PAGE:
The human body is made up of about 100 trillion cells, but not all these cells are ‘real’ human cells. About one-tenth, in fact, are tiny organisms like bacteria, fungi, and viruses that live within us and on us. These organisms are collectively known as microbes and they play an essential role in human health and disease. Yet, exactly how they function and are affected by environmental changes is not entirely understood, and even less is known about how the human microbiome modulates host epigenetic processes. However, this may soon be changing as researchers from the University of Chicago Medicine (UChicago) have recently developed a new high-throughput RNA sequencing strategy to study the microbiome.
In recent years, high-throughput sequencing technologies have become essential for studying genomics, epigenomics, and transcriptomics. As well, there has been increasing interest in exploring RNA modifications and their critical role in post-transcriptional gene regulation. We’ve previously reported on epigenetic studies where RNA methylation was found to be involved in memory formation and child development and how the most abundant modification, 6-methyladenosine (m6A), is being researched for its participation in DNA damage response among other things. We’ve also highlighted epigenetic studies on the microbiome and how gut bacteria impacts certain epigenetic marks. The findings from this study, it seems, enhances the epigenetic researcher’s toolbox, putting RNA and the microbiome in the spotlight for further exploration.
Prior studies have used high-throughput sequencing of 16S ribosomal RNA (rRNA) gene amplicons and shotgun metagenomes to characterize the diversity and potential function of the microbiome. However, these techniques may not be appropriate to fully comprehend the in situ composition of the various microbial communities. Tao Pan, PhD and A. Murat Eren, PhD, both professors at UChicago, believe that analyzing transfer RNA (tRNA) in a similar way may be more suitable to understanding the activity of naturally occurring microbiomes.
The team has developed a direct sequencing approach called tRNA-seq and a software suite, tRNA-seq-tools, that can interpret the genetic information encoded in DNA into proteins that carry out certain basic biological functions. Their new strategy, which was featured in the December issue of Nature Communications, gives researchers a clearer picture of the activity of the naturally occurring microbiome, allowing them to study microbial responses to environmental changes such as temperature variation or nutrient availability.
Using gut microbiome samples from mice that were fed either a high-fat or low-fat diet, they used their new technique to create a catalog of recovered tRNA molecules. They then traced these molecules back to the bacteria responsible for their expression and measured the tRNA chemical modifications that occurred following transcription.
Bacteria tRNA has on average eight chemical modifications that adjust function. The tRNA-seq tool can detect two of these and measure the quantity of each modification. One particular modification, N1-methyladenosine (m1A), was found to be higher in the gut microbiome of mice fed a high-fat diet. This was an extraordinary finding, considering that no other study has been able to see any level of chemical change in tRNA in any microbiome.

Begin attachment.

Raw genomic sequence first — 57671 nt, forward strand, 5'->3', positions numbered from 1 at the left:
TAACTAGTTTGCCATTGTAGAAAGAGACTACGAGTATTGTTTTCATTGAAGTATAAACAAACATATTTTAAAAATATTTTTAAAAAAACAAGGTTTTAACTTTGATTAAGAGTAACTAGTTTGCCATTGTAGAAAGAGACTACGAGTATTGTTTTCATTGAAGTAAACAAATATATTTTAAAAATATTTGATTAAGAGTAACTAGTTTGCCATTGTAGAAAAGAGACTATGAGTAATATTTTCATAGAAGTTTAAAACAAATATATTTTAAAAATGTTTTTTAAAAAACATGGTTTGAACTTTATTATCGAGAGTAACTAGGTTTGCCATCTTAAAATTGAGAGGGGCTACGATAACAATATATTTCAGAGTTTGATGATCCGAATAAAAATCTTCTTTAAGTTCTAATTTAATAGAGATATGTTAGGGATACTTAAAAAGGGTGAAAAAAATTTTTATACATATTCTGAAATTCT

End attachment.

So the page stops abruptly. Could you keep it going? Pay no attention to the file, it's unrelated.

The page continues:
According to Professor Pan, the team approached the study backwards. He said, “We had no preconceived notion of why the m1A tRNA modifications were actually there or what they were doing, but to see any modification change at all in the microbiome is unprecedented.”
More than 100 modifications have been found in RNA and the m1A modification, similar to m6A, is considered a reversible modification in tRNA and mRNA. It has also been implicated in synthesizing certain types of proteins found more abundantly in high-fat diets. However, it’s not clear from this study if the modification disparities detected occurred in direct response to the diet or were already in place and merely activated to properly synthesize the proteins.
While more research is needed to improve this new technique, fortunately, this study is just a first in a series of more microbiome projects expected from UChicago. It’s anticipated that large data sets generated by tRNA-seq will not only deliver vital insights into the microbiomes related to humans and the environment, but do so at a reasonable cost.
“The molecular and computational advances that have emerged during the last two decades have only helped us scratch the surface of microbial life and their influence on their surroundings,” says Eren. “By providing quick and affordable insights into the core of the translational machinery, tRNA sequencing may become not only a way to gain insights into microbial responses to subtle environmental changes that can’t be easily measured by other means, but also bring more RNA biology and RNA epigenetics into the rapidly developing field of the microbiome.”
There may be numerous ways to examine the activities of the microbiome, but nothing beats the amount of data you can get or the speed of sequencing, according to Pan. “Here we have developed a new method that reports activity of the microbiome through tRNA and does so at high throughput. That’s really the value.”
Source:Pan T, Eren AM et al. (2018) Microbiome characterization by high-throughput transfer RNA sequencing and modification analysis. Nature Communication. 9(1):5353.
Reference: UChicago Medicine. “New RNA sequencing strategy provides insight into microbiomes”. 17 December 2018 Web.